If you’re putting together a home, it’s likely that you’re going to have to put some thought into what type of window treatments you’ll need. They don’t always have to be colorful or elegant, but they need to compliment the theme of your home and windows. The following guide will explain to you the various types of window treatments so that you will be able to choose the best styles and features for your home.
First things first, we will need to discuss styles. Each window treatment has several distinct styles, and each style will have a unique effect on the ambiance of your windows and rooms.
Window treatment styles can range from classically pleated drapes to colorful, child-like valances to contemporary style blinds and shades. Such items can transform the personality of each of your windows as well as the tone of the rest of your room. Long drapes, for example, add solemnity to the most casual of rooms, whereas Roman Shades, with their masculine prints, are well-suited for contemporary style homes. You can even use basic wood blinds for natural rural style windows.
So, before you start looking for window treatments, you should first make up your mind about what kind of style you’d like to give your windows. Once you have figured that out, you will have an easier time choosing the right set of window treatments, regardless of their type or features.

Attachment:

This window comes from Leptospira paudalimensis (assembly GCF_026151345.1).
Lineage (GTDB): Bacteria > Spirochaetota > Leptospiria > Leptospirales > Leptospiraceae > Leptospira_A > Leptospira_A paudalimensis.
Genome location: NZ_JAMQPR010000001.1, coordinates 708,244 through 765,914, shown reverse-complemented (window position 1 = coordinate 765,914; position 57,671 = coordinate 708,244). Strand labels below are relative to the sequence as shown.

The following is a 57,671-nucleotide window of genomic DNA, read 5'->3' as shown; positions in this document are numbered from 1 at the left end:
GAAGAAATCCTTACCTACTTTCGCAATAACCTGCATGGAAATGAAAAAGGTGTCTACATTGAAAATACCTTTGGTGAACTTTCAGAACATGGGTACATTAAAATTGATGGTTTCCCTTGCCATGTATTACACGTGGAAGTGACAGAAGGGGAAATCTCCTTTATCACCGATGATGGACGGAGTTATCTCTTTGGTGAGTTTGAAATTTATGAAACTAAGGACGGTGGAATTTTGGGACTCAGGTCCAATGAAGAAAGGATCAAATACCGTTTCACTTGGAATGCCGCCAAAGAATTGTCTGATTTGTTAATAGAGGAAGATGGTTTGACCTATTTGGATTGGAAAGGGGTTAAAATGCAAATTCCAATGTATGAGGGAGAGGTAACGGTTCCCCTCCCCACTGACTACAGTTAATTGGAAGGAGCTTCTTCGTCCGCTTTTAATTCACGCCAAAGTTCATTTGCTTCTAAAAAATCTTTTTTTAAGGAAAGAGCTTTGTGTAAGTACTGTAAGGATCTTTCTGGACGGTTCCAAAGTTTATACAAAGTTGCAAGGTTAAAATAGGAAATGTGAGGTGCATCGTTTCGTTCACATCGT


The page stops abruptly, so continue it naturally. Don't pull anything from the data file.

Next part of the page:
Drapes and Curtains
Drapes and curtains are arguably the oldest and most elegant of all the various types of window treatments. This is particularly true for classic style drapes, which are typically used for casual and formal rooms.
A set of rod pocket drapes, for example, look great in most living and dining areas. They feature light but thick looking fabrics that add a certain charm to any room they’re installed in. Another good example of a popular drape or curtain are tab top curtains, and they are most often used in informal areas.
For a more classical option, try drapes with visible pleats sewn into their panel tops. These curtains feature either rings and rods or corded pulley systems to keep them in place. Their thick looking fabrics are also ideal for ballrooms and conference areas.
Window Cornices and Valances
Window cornices and valances are cute, beautiful, and colorful items that allow you to add decorative interest to even the most plain of windows. Valances are small sheets of fabric that you can stretch across the top of your window, whereas window cornices are made from wood and covered with fabric or wallpaper.
These items also often have colorful designs and patterns and may be used to brighten up rooms that lack architectural detail. However, because of their small sizes, it’s worth mentioning that cornices and valances cannot be used to control the amount of light and heat that passes through your windows. If you do want to use these types of window treatments, be sure to install them in rooms that don’t get a lot of direct sunlight, or add some shades or blinds to block out the light.
Window Sheers and Lace Curtains
Sheers and lace curtains are the lighter and more transparent cousins of traditional window drapes. Not only do they allow plenty of light to pass through, but they can also soften them, making them more pleasant.